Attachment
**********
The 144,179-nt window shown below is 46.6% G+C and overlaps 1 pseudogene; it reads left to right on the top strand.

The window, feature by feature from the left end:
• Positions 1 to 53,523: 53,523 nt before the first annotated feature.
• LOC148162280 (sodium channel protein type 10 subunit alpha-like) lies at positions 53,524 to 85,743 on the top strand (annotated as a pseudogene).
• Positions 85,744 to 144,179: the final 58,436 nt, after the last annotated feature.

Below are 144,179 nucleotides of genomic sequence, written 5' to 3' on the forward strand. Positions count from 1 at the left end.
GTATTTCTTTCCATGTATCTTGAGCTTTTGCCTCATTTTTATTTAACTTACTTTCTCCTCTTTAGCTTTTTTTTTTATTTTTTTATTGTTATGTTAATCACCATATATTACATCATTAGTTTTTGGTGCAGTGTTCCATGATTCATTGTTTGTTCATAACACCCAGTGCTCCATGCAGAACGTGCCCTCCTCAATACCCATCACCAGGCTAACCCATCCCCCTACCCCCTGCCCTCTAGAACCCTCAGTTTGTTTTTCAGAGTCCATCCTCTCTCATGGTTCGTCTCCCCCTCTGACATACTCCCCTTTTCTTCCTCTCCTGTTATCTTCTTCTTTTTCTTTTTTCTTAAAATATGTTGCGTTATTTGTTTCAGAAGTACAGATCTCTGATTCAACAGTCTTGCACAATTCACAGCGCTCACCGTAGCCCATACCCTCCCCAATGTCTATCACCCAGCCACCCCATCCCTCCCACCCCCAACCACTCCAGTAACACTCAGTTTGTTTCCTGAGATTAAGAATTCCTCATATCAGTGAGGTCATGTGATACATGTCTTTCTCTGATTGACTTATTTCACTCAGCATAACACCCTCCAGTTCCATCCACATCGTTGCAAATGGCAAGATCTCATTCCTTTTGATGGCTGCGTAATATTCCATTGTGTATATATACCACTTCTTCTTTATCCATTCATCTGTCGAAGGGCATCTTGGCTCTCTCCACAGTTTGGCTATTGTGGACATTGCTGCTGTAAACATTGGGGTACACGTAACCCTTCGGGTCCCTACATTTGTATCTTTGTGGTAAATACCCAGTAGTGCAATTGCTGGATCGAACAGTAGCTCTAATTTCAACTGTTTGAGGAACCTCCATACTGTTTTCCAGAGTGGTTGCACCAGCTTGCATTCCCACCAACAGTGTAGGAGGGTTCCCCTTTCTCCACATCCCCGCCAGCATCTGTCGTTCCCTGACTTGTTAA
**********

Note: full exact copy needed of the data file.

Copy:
The 144,179-nt window shown below is 46.6% G+C and overlaps 1 pseudogene; it reads left to right on the top strand.

The window, feature by feature from the left end:
• Positions 1 to 53,523: 53,523 nt before the first annotated feature.
• LOC148162280 (sodium channel protein type 10 subunit alpha-like) lies at positions 53,524 to 85,743 on the top strand (annotated as a pseudogene).
• Positions 85,744 to 144,179: the final 58,436 nt, after the last annotated feature.

Below are 144,179 nucleotides of genomic sequence, written 5' to 3' on the forward strand. Positions count from 1 at the left end.
GTATTTCTTTCCATGTATCTTGAGCTTTTGCCTCATTTTTATTTAACTTACTTTCTCCTCTTTAGCTTTTTTTTTTATTTTTTTATTGTTATGTTAATCACCATATATTACATCATTAGTTTTTGGTGCAGTGTTCCATGATTCATTGTTTGTTCATAACACCCAGTGCTCCATGCAGAACGTGCCCTCCTCAATACCCATCACCAGGCTAACCCATCCCCCTACCCCCTGCCCTCTAGAACCCTCAGTTTGTTTTTCAGAGTCCATCCTCTCTCATGGTTCGTCTCCCCCTCTGACATACTCCCCTTTTCTTCCTCTCCTGTTATCTTCTTCTTTTTCTTTTTTCTTAAAATATGTTGCGTTATTTGTTTCAGAAGTACAGATCTCTGATTCAACAGTCTTGCACAATTCACAGCGCTCACCGTAGCCCATACCCTCCCCAATGTCTATCACCCAGCCACCCCATCCCTCCCACCCCCAACCACTCCAGTAACACTCAGTTTGTTTCCTGAGATTAAGAATTCCTCATATCAGTGAGGTCATGTGATACATGTCTTTCTCTGATTGACTTATTTCACTCAGCATAACACCCTCCAGTTCCATCCACATCGTTGCAAATGGCAAGATCTCATTCCTTTTGATGGCTGCGTAATATTCCATTGTGTATATATACCACTTCTTCTTTATCCATTCATCTGTCGAAGGGCATCTTGGCTCTCTCCACAGTTTGGCTATTGTGGACATTGCTGCTGTAAACATTGGGGTACACGTAACCCTTCGGGTCCCTACATTTGTATCTTTGTGGTAAATACCCAGTAGTGCAATTGCTGGATCGAACAGTAGCTCTAATTTCAACTGTTTGAGGAACCTCCATACTGTTTTCCAGAGTGGTTGCACCAGCTTGCATTCCCACCAACAGTGTAGGAGGGTTCCCCTTTCTCCACATCCCCGCCAGCATCTGTCGTTCCCTGACTTGTTAA